Abstract:   Objective  To estimate the association between three B-vitamin intakes and sociodemographic factors among adults in China.  Methods  We derived our data from the China Health and Nutrition Survey (CHNS) among 12,241 individuals aged 18–64 years. Log binomial regression was used to estimate adjusted prevalence ratios for factors associated with the inadequate intake of B-vitamins.  Results  Females with low incomes and living in the north had a higher prevalence of inadequate riboflavin intake than those with high incomes and living in the south. Both males and females living in a village had a higher prevalence of inadequate riboflavin intake than adults living in a city. Adults with low income, low education, and living in the north or in a village had a higher prevalence of inadequate niacin intake than adults with a high income, high education, and living in the south or in a city.  Conclusion  We found that income, region, and area of residence were associated with riboflavin intake. Education, income, region, and area of residence were associated with niacin intake. Well-tailored strategies and policies are needed to improve nutritional status in China.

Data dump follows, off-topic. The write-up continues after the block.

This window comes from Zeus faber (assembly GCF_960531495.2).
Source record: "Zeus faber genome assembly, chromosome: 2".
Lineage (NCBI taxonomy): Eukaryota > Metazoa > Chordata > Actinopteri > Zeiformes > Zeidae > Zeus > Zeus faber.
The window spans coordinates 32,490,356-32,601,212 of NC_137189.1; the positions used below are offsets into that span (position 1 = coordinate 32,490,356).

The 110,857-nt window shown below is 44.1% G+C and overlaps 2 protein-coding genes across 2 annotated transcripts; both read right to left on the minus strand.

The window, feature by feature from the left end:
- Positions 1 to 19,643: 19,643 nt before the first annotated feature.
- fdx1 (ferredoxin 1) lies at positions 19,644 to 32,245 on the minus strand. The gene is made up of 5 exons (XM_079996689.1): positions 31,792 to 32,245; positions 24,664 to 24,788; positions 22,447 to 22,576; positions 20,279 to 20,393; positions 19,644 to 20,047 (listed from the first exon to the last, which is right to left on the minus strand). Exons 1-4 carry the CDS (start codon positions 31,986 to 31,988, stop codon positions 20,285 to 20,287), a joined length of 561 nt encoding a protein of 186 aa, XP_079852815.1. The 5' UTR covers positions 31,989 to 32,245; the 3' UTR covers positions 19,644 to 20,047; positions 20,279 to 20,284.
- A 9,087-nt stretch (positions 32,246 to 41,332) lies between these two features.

LI Li, ZHANG Bing, WANG Hui Jun, OUYANG Yi Fei, HUANG Fei Fei, WANG Yun, ZHANG Ji Guo, SU Chang, DU Wen Wen, JIA Xiao Fang, JIANG Hong Ru, WANG Zhi Hong. Sociodemographic Factors Associated with Dietary Intake of Thiamine, Riboflavin, and Niacin among Chinese Adults in 2015[J]. Biomedical and Environmental Sciences, 2020, 33(9): 660-669. doi: 10.3967/bes2020.087
Citation: LI Li, ZHANG Bing, WANG Hui Jun, OUYANG Yi Fei, HUANG Fei Fei, WANG Yun, ZHANG Ji Guo, SU Chang, DU Wen Wen, JIA Xiao Fang, JIANG Hong Ru, WANG Zhi Hong. Sociodemographic Factors Associated with Dietary Intake of Thiamine, Riboflavin, and Niacin among Chinese Adults in 2015[J]. Biomedical and Environmental Sciences, 2020, 33(9): 660-669. doi: 10.3967/bes2020.087